One of the complications of venoarterial extracorporeal membrane oxygenation (VA ECMO), an accepted rescue therapy for term and near-term infants in respiratory failure, is the development of major intracranial lesion along with hypertension. Developmental deficits are also reported in half of the ECMO population. Studies in the newborn lamb model of non-pulsatile VA ECMO have demonstrated that short term exposure to ECMO and hypoxia results in an impaired cerebral blood flow (CBF) autoregulatory response. Loss of CBF autoregulation, i.e. altered vascular reactivity makes the cerebral vascular bed pressure passive. This altered vascular reactivity is very likely to be a major cause of intracranial injury in the ECMO population. Our major goal is to understand the mechanisms underlying hypoxia and ECMO-induced loss of CBF autoregulation. Diffusible endothelial vasoactive factors, produced in response to changes in hemodynamic sheer stress associated with blood flow, modulate vascular tone. The applicant has obtained recent data which suggest that exposure of newborn lambs to 2 hours of VA ECMO or hypoxia decreases the basal production of nitric oxide (NO) in cerebral arteries. The present proposal is to understand the mechanisms for this functional impairment.
Aim I is to test the hypothesis that non-pulsatile flow in cerebral arteries impairs basal and stimulated release of NO. We will study the effect of pulsatility during ECMO by using the traditional non-pulsatile pump and also a pulsatile pump. Isolated arteries from the animals will be tested in a pressurized arteriograph to examine the status of various biochemical mechanisms of contraction and dilation, and for the direct measurement of NO released by the endothelium in response to pulsatile flow. We have obtained preliminary data in our animal model that hypoxia followed by reoxygenation selectively impairs cerebrovascular endothelial function as well as CBF autoregulation.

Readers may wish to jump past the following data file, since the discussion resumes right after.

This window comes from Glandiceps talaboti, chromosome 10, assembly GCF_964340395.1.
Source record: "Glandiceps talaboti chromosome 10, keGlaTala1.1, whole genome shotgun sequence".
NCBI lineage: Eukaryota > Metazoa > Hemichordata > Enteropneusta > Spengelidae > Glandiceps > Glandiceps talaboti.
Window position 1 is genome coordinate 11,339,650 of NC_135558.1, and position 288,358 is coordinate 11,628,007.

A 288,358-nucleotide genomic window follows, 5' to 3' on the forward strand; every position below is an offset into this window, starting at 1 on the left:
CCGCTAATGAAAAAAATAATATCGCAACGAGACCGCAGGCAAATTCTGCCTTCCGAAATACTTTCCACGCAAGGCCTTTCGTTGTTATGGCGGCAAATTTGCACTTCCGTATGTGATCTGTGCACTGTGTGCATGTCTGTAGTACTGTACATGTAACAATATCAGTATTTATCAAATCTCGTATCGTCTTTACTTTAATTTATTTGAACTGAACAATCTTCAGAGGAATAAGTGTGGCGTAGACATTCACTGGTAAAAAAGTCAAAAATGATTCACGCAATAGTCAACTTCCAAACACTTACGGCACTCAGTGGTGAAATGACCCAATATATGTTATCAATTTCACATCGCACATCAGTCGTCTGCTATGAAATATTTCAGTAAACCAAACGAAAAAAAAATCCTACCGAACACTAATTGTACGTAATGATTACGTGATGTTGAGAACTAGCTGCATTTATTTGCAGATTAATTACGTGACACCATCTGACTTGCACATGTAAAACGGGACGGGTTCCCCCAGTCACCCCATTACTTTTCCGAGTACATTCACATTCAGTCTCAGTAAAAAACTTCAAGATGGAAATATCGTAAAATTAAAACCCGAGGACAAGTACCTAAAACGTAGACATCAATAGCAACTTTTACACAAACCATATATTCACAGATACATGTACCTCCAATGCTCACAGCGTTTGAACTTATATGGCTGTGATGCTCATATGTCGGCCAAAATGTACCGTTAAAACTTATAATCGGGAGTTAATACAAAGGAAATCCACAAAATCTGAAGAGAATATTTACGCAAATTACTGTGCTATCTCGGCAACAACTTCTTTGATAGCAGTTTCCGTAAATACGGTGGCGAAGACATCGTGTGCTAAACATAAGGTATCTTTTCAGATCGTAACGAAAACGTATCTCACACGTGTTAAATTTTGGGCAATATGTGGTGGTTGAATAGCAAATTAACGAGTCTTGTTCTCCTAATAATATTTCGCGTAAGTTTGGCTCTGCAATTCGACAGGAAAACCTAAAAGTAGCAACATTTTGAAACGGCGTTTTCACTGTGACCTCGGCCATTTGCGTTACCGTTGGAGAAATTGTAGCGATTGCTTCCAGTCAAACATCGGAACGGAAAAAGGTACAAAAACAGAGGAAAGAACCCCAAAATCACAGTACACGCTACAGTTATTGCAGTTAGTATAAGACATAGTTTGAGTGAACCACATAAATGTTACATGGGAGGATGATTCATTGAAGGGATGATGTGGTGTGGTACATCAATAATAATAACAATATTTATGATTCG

Aim 2 is to define and characterize the mechanism of endothelial damage caused by hypoxia by itself and in combination with VA ECMO. Based on recent data obtained by the applicant, Aim 3 is to test the hypothesis that impaired generation of NO after VA ECMO and hypoxia is related to changes in association of Hsp90 and endothelial nitric oxide synthase (eNOS). The co-association of these two proteins will be studied in cerebral arteries obtained from animals exposed to ECMO and hypoxia. Results from these studies will define the roles of pulsatility and hypoxia in the regulation of cerebral arterial function and in the regulation of the activity of eNOS. These studies will also improve our understanding of the underlying mechanisms of ECMO-induced injury of cerebral arterial endothelium, and impairment in CBF autoregulation.

National Institute of Health (NIH)
National Institute of Neurological Disorders and Stroke (NINDS)
Exploratory/Developmental Grants (R21)
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National Institute of Neurological Disorders and Stroke Initial Review Group (NSD)
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Hicks, Ramona R
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Children's Research Institute
United States
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Xie, Hui; Ray, Patricio E; Short, Billie Lou (2010) Role of sensory C fibers in hypoxia/reoxygenation-impaired myogenic constriction of cerebral arteries. Neurol Res 32:487-91
Short, Billie Lou (2005) The effect of extracorporeal life support on the brain: a focus on ECMO. Semin Perinatol 29:45-50